The serialized form may not be a document that you would wish to use outside a java environment because it may embed java class names (although you can change this with aliases).

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In many cases, the distinction is a small one. The answer to your question is: It depends on your use case. See, for example, Wikipedia's entry for XML Data Binding, which starts with:

XML data binding refers to the process of representing the information in an XML document as an object in computer memory.

By comparison, see the page for XStream, which is a serialization framework:

XStream is a simple library to serialize objects to XML and back again.

Thus, for XML data binding, the XML format is the "primary" format, the version of the data with an explicit definition. (Often an XSD.) The Java (or C# or ...) objects are a representation of the XML. However, for serialization, the objects are the definition, the "primary" format, and the XML representation is secondary.

Basically, when you have two formats of the same data -- one an object in your language of choice and the other an XML representation -- for most uses, one of those two formats will be primary and the other will be secondary. When the XML format is primary, you are talking about XML data binding. When the objects are primary, you are talking about serialization.

For serialization, why use XML instead of a binary format? Well, an XML format to your data is more likely to be human-readable, more likely to be able to handle changes to your objects (adding a new field, for example), less likely to run into encoding problems when moving the serialized objects between machines with different byte orders, and so on. XML is structured in a known and well-understood way, and XML is highly flexible with handling new fields and new elements. Binary formats are often home-grown and may or may not be brittle with respect to future changes to your serialization format.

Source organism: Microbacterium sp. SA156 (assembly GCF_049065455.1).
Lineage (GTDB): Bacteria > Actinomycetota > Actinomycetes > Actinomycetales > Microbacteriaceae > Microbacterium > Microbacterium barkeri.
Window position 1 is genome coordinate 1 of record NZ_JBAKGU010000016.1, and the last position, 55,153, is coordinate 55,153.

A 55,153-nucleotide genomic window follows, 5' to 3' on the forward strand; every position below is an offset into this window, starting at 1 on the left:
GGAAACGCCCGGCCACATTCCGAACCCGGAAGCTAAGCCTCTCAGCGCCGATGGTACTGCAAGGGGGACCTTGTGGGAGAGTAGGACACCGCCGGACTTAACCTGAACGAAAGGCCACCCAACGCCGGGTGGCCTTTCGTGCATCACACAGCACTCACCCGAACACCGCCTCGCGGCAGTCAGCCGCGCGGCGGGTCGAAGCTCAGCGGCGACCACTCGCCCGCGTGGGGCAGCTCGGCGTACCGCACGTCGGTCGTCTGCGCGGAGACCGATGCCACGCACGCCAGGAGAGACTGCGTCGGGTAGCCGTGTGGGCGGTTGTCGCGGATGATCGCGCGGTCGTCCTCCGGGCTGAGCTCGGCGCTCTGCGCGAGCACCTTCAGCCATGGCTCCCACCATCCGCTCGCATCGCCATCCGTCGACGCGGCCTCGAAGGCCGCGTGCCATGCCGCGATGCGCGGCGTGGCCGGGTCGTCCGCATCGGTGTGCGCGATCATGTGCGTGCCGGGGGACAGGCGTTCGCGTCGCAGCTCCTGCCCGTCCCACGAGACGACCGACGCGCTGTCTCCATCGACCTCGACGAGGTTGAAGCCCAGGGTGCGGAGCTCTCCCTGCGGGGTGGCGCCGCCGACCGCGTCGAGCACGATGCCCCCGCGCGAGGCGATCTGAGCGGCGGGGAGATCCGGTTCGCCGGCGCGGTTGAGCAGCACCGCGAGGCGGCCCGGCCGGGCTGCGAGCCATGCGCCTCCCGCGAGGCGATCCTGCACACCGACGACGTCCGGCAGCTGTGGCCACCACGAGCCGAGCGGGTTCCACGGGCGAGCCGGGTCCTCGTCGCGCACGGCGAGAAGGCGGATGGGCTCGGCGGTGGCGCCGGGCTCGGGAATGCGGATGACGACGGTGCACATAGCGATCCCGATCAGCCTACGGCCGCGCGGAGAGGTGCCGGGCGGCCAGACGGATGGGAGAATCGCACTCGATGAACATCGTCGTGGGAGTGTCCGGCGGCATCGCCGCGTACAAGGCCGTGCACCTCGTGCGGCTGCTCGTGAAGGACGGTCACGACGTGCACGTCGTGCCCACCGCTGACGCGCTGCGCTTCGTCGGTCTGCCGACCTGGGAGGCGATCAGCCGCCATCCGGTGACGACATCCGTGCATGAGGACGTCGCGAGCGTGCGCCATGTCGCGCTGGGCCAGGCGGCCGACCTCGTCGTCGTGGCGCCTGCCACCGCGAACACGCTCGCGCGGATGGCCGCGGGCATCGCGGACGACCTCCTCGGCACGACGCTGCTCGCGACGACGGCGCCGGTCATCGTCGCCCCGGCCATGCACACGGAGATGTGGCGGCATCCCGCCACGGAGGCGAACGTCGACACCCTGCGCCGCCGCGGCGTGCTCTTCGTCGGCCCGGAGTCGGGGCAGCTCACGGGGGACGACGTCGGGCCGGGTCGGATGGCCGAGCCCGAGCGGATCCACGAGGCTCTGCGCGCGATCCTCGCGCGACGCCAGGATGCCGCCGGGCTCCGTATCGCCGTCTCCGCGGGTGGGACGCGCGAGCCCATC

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Thanks for the input. Even after reading this, I still feel that the distinction is an artificial one. Primary? Secondary? It feels subjective, fuzzy, arbitrary and artificial. This tells me there is no meaningful distinction. ps: My question about "why use XML" was rhetorical. – Cheeso May 23 '09 at 1:15
Well, for XML data binding, you're likely to create an XML schema and you're likely to care about the specific XML representation. For serialization, you will probably not care about the specific XML representation. For XML data binding, you go from XML to objects to XML. For serialization, you go from objects to XML to objects. It's not subjective or fuzzy at all. Is the XML a way to temporarily (or perhaps indefinitely) store or transmit the objects? Then it's serialization. Are the objects a convenient way to access the XML? Then it's data binding. – Eddie May 23 '09 at 2:03
up vote 2 down vote accepted

Thanks for all the input. Considering it all, I still feel that the distinction is an artificial one. Primary? Secondary? It feels subjective, fuzzy, arbitrary and artificial. This tells me there is no meaningful distinction.